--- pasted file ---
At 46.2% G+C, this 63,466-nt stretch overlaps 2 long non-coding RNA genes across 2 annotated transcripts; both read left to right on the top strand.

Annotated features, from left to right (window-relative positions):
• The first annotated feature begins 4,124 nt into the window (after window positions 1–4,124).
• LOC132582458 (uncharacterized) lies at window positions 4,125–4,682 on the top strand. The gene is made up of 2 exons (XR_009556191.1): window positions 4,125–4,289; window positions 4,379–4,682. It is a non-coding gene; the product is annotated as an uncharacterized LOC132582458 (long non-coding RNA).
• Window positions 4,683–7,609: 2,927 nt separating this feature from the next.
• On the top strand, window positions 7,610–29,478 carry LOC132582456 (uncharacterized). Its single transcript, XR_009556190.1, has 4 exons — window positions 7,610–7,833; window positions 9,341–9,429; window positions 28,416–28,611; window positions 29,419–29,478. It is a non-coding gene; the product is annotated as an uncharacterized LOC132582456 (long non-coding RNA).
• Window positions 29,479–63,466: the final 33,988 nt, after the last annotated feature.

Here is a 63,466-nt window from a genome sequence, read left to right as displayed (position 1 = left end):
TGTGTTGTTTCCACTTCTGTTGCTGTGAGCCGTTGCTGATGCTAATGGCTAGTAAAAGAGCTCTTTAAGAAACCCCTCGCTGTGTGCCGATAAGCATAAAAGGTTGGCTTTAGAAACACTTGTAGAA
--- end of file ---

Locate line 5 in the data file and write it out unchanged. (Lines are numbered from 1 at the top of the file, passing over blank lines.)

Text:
• Window positions 4,683–7,609: 2,927 nt separating this feature from the next.